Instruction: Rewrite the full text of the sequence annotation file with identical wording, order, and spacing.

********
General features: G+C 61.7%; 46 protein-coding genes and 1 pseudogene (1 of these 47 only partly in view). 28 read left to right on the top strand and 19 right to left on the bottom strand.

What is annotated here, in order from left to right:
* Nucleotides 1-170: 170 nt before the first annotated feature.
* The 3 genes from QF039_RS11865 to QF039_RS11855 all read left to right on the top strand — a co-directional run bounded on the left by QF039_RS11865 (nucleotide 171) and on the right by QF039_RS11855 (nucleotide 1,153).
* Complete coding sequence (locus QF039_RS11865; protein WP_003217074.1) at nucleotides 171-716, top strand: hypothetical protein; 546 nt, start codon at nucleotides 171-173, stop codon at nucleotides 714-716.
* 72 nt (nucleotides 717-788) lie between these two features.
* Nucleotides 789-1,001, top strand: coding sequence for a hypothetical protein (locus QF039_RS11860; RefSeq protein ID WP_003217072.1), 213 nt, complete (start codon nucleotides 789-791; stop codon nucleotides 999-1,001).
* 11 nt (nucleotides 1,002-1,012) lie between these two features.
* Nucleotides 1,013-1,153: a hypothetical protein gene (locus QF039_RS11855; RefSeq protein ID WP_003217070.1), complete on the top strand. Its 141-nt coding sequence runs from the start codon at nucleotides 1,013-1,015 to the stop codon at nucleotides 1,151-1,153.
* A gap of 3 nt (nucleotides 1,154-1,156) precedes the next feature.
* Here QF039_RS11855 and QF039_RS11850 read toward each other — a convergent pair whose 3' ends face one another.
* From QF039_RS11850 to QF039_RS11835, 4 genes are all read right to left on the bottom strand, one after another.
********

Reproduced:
General features: G+C 61.7%; 46 protein-coding genes and 1 pseudogene (1 of these 47 only partly in view). 28 read left to right on the top strand and 19 right to left on the bottom strand.

What is annotated here, in order from left to right:
* Nucleotides 1-170: 170 nt before the first annotated feature.
* The 3 genes from QF039_RS11865 to QF039_RS11855 all read left to right on the top strand — a co-directional run bounded on the left by QF039_RS11865 (nucleotide 171) and on the right by QF039_RS11855 (nucleotide 1,153).
* Complete coding sequence (locus QF039_RS11865; protein WP_003217074.1) at nucleotides 171-716, top strand: hypothetical protein; 546 nt, start codon at nucleotides 171-173, stop codon at nucleotides 714-716.
* 72 nt (nucleotides 717-788) lie between these two features.
* Nucleotides 789-1,001, top strand: coding sequence for a hypothetical protein (locus QF039_RS11860; RefSeq protein ID WP_003217072.1), 213 nt, complete (start codon nucleotides 789-791; stop codon nucleotides 999-1,001).
* 11 nt (nucleotides 1,002-1,012) lie between these two features.
* Nucleotides 1,013-1,153: a hypothetical protein gene (locus QF039_RS11855; RefSeq protein ID WP_003217070.1), complete on the top strand. Its 141-nt coding sequence runs from the start codon at nucleotides 1,013-1,015 to the stop codon at nucleotides 1,151-1,153.
* A gap of 3 nt (nucleotides 1,154-1,156) precedes the next feature.
* Here QF039_RS11855 and QF039_RS11850 read toward each other — a convergent pair whose 3' ends face one another.
* From QF039_RS11850 to QF039_RS11835, 4 genes are all read right to left on the bottom strand, one after another.